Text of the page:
String hierarchy

Marcel Weiher marcel at
Mon Mar 20 22:13:53 UTC 2000

> From: "Andrew C. Greenberg" <werdna at>
> I am not certain I agree that mutable strings has the advantage of  
> efficient use of memory.  With mutable strings, the substring and  
> slice operations require a copy.  With immutable strings, it might  
> suffice to generate a Decorator with offset and size data.  Of
> course, much depends upon the particular applications, as keeping a  
> pointer to a large string can be inefficient if all that needs to  
> remain is the slice.
> How are these operations implemented in NextStep?

This is not generally known as source code is not available to the  
public and with the class-cluster concept, even most of the  
sub-classes are actually private (though class-dump brings those to  

First of all, there is a distinction between "byte oriented data"  
and "strings", with the formed being NSData ( ByteArray?) and the  
latter NSString (String).  There are subclasses that reference parts  
of an NSData object, though I am pretty sure that is only used for  
immutable data.

NSData also uses Mach's VM-copy facility to virtually copy large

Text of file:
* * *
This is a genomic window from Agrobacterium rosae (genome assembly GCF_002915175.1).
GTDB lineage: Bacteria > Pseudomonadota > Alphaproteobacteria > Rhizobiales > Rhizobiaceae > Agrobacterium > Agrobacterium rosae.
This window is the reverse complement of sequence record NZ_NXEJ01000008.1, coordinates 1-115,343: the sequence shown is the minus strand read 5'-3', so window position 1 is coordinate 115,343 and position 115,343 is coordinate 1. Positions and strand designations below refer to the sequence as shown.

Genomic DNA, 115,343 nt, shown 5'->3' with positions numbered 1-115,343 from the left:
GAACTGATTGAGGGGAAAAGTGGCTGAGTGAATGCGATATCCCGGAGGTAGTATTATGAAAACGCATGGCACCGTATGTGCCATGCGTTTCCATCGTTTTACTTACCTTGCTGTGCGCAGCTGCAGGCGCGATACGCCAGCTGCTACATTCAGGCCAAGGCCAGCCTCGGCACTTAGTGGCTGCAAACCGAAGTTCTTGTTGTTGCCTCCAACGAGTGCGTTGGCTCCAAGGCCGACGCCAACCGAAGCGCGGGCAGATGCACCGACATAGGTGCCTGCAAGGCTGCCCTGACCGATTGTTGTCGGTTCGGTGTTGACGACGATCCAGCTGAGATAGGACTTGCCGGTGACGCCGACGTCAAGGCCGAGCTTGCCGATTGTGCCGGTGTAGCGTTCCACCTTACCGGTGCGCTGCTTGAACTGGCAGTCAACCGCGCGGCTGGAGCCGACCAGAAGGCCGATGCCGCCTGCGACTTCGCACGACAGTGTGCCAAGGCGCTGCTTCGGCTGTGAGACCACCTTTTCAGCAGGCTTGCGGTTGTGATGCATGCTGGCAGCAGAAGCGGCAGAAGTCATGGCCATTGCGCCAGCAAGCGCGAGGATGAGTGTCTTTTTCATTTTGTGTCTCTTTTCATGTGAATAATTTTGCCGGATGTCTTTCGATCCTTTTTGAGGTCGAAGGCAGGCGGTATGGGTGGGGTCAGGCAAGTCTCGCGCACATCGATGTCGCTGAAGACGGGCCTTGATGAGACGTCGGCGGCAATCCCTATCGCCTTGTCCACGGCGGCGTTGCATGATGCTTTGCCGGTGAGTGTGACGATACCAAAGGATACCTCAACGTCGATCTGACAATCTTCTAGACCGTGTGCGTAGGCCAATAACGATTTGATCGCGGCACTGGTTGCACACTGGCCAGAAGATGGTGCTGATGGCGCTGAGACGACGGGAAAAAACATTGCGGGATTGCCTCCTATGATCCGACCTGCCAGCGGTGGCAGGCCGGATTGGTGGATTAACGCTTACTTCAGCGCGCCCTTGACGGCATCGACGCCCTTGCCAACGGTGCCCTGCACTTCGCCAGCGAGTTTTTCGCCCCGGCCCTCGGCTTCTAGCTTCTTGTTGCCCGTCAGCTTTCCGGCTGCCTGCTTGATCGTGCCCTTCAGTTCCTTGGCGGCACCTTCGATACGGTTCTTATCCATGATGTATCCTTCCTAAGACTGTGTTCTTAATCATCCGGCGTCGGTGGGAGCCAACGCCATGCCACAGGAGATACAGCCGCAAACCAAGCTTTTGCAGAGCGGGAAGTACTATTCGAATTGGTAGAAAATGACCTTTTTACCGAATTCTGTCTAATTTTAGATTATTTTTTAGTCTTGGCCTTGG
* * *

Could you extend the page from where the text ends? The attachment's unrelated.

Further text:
amounts of data with write access.   What happens is that the same  
physical memory is mapped into a different region and both the  
original and the copy marked copy-on-write, so any writes to the  
memory will result in a real copy being made.  This is great if you  
have very large data sets that you *might* need to modify.  Making  
real copies "just in case" can be very (prohibitively) expensive,  
while keeping track of diffs makes code very complicated.   There is  
an internal cutoff where a real copy is done instead.  Of course,  
both of these are implementation details that are hidden from   
clients, who just see that a copy has been made.

For string operations, I think that usually a copy is made without  
much in terms of optimization, the reasoning being that actual  
strings tend to be somewhat shorter than raw binary data (heck, Moby  
Dick is only about a megabyte, IIRC).  Another issue to keep track of  
with a decorator sub-string is that it is an extra indirection.  One  
level may not seem expensive, but what happens if you get a  
substring of a substring of a substring... ?   [ A sub-data class I  
wrote for Objective-C keeps a pointer straight into the original  
data, don't know how that would work with Smalltalk ]

One thing that is optimized for immutable objects is the #copy  
method.  It just returns the immutable object itself.  There is also  
a #mutableCopy message that, well, returns a mutable (usually  
somewhat deep) copy of the receiver.


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